The Nintendo Resolution: Mario vs. Donkey Kong – Tipping Stars

Tipping Stars
Console: Nintendo 3DS
Start Date: March 5, 2015
End Date: March 14, 2015

So let me tell you a little bit about how I spend my daily commute to and from work.  Generally I split the time between reading something or other, and playing video games on my 3DS.  I have been on a pretty intense H.P. Lovecraft kick lately, and on March 5th I spent my bus ride to work rereading The Rats in the Walls.  On the way home, I played the new Mario vs. Donkey Kong game.  I think it was this unlikely combination which led to me having one of the most horrific nightmares of my life later that night.

In the dream, I was in the living room of a huge old manor house which, in this hideous dreamscape, I somehow knew to be my house.  It was a stormy night, and when I looked out the window, I saw a hoard of Mini-Marios slowly advancing up the path to the front door.  For those who don’t know, these are tiny mechanical Marios from the Mario vs. Donkey Kong series, as seen below:

mini marios

Hundreds of these – maybe thousands – slowly clanking their way towards my doorstep.  And I knew, the way you just know things in dreams, that they were coming to fucking kill me.  I slammed the front door and tried to lock it, but the latch wouldn’t work.  I fumbled with it for what seemed like a really long time, but to no avail.  Then, as if this level of terror was somehow insufficient, I began to hear scuffling noises from inside the house.  I went to investigate, and discovered that more Mini-Marios were advancing down the stairs from the second floor and up the basement stairs, my ears ringing with the horrible mechanical sound of the keys on their backs winding.  The hoards were coming from three different directions now, and although they were moving at a glacial pace, I knew it was inevitable that they would eventually overtake me.

Terrified, I did what anyone would do in that situation.  I went to my laptop and googled “HOW TO STOP MINI MARIOS”.  Then started scrolling through the results, annoyed at how many of them were referring to the stupid video games instead of the VERY REAL THREAT OF BEING MURDERED BY MINI MARIOS.  At some point while google searching, I woke up to find that I had my iPad next to me, and had actually typed that search request into its browser in real life.  It took me a half hour, two cigarettes and a cup of coffee to calm the fuck down.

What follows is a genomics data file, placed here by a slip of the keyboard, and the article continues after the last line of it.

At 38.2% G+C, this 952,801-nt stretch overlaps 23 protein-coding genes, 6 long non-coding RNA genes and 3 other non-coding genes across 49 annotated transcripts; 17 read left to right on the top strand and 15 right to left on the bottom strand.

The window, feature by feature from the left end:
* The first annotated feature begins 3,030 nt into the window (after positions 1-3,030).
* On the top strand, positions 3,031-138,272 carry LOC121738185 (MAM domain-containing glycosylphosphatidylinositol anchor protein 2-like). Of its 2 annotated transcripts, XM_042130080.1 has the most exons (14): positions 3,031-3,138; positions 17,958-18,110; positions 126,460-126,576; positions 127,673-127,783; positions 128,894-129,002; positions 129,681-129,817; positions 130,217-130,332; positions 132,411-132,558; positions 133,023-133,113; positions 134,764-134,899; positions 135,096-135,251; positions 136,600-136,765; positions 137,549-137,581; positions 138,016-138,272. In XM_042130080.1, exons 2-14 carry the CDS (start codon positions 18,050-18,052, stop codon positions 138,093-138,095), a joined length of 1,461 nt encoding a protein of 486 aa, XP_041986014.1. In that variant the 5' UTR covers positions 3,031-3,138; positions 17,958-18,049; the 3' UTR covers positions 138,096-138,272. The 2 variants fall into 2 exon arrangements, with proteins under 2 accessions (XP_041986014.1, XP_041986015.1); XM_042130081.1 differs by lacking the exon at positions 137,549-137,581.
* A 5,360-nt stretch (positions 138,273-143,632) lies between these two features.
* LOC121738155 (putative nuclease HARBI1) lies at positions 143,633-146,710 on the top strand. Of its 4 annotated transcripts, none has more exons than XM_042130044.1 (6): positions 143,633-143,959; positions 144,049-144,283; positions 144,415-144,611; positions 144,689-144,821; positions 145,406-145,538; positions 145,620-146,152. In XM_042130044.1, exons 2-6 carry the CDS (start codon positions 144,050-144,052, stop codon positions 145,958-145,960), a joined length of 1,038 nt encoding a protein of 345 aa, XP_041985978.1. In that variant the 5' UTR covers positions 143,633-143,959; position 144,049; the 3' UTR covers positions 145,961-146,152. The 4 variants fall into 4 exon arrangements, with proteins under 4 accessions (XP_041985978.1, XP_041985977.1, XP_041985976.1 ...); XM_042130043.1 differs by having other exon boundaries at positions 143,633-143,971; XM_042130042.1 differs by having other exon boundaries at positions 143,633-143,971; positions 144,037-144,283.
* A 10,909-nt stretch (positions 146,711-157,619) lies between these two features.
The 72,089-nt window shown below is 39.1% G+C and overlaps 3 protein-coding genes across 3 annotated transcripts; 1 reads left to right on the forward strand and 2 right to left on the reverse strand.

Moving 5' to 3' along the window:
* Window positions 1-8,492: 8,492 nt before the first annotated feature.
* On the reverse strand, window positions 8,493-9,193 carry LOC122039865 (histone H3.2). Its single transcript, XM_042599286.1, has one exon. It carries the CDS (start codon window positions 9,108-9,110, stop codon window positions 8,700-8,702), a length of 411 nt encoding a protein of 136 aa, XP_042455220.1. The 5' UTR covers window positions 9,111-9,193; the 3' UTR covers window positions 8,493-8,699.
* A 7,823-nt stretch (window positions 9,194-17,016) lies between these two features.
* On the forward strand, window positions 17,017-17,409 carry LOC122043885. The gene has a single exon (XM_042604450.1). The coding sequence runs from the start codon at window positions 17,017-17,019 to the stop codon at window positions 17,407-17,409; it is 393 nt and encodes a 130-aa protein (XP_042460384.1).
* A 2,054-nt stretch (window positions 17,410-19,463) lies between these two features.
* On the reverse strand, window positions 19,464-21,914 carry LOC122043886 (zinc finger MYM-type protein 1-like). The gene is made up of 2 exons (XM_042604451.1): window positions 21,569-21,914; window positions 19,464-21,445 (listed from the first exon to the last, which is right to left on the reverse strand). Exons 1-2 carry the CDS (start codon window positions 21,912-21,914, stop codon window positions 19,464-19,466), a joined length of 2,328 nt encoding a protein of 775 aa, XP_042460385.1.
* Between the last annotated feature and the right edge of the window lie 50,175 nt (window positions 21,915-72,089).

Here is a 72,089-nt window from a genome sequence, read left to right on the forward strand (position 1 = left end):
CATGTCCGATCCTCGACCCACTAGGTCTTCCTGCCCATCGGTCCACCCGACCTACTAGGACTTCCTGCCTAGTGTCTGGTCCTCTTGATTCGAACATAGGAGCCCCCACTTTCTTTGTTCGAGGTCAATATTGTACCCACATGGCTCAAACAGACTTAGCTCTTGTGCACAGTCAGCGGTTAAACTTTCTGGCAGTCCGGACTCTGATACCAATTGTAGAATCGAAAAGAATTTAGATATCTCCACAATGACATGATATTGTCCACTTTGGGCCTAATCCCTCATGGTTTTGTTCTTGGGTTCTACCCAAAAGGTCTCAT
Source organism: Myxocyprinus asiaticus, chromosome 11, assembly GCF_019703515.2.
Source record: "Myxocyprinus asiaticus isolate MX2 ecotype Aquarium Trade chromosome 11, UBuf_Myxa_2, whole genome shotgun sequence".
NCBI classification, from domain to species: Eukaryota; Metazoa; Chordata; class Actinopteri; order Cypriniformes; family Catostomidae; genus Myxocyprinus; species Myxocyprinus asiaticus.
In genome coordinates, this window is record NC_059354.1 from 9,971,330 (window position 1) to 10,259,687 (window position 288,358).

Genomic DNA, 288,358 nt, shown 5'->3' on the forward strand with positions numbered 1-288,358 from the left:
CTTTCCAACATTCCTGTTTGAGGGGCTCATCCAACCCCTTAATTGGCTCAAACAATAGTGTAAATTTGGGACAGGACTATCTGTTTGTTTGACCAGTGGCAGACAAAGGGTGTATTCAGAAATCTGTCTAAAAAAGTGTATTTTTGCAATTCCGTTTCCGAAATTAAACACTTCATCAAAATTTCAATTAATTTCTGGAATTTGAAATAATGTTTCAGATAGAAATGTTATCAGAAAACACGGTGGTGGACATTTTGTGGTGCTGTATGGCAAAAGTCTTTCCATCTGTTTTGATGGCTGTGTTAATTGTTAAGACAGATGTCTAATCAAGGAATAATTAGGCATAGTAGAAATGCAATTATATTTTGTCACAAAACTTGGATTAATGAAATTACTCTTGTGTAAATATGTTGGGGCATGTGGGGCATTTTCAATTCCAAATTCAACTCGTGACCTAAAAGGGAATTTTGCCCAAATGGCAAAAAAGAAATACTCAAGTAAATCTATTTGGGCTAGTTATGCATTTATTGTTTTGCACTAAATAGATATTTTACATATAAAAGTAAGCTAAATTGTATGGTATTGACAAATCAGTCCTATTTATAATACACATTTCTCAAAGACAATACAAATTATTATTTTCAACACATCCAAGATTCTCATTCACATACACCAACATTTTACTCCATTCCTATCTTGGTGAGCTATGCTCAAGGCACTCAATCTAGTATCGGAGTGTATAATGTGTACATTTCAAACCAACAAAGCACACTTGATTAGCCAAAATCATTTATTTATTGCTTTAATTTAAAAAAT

So yeah, that was a bizarre start to this particular video game experience.  As for the game itself, well, it’s pretty much exactly the same as every other Mario vs. Donkey Kong game.  Those eldritch horrors known as Mini-Marios blindly shuffle through a level, and it’s the player’s job to manipulate the environment such that they can safely reach a goal.  Think Lemmings with Mario characters.

Of all the games I’ve written about so far, this is the one I feel the weirdest about claiming to have “beaten.”  It seems like at a certain point about two-thirds of the way through the game, the developers arbitrarily decide that the levels you’ve finished so far consist of the “main game” and that the ones still to come are all “bonus material” even though it’s just more of the same thing.  So the game abruptly congratulates you on beating it, rolls the credits, and then encourages you to continue playing.

Mario vs Donkey Kong ending

I still don’t truly feel like I’ve “beaten” this game, but whatever – I don’t make the rules!  And besides, I don’t mind leaving a bunch of levels unfinished, because this is the perfect game to pick up and just play a level or two of whenever you’re bored.  So I know that eventually I will work my way through the rest of the levels.

The subtitle Tipping Stars comes from a mechanic within the game’s level-creation tool.  Players are able to make their own levels and then share them with others via the internet.  If you play and enjoy a user-submitted level, you can then “tip” its creator with the stars you’ve earned playing the main game.  Those stars then become currency for the creators, with which they are able to buy new tools and components for their levels.  It’s a pretty cool little system.  Unfortunately, I’ve never had the type of creativity necessary to make my own levels in games like this, but I always enjoy seeing what other people come up with.  So as a player, it’s cool to be able to reward their efforts with something tangible, instead of just a positive rating or whatever.

I like this game a lot, but honestly it makes less sense to recommend Tipping Stars specifically than it does to recommend the Mario vs. Donkey Kong series as a whole.  I enjoy these games quite a bit, but they are all pretty interchangeable.  One thing this entry has going for it is that if you own both a 3DS and a Wii U, you can pay one price ($20) to get the game on both systems (although to be honest, I haven’t even touched my Wii U version yet).  But there are plenty of other options to check out in this franchise, and they’re all basically the same, so just go with whatever is cheapest or the most convenient to play.  And, above all, lock your doors to keep the hideous Mini-Marios at bay, and remember:

mario lovecraft


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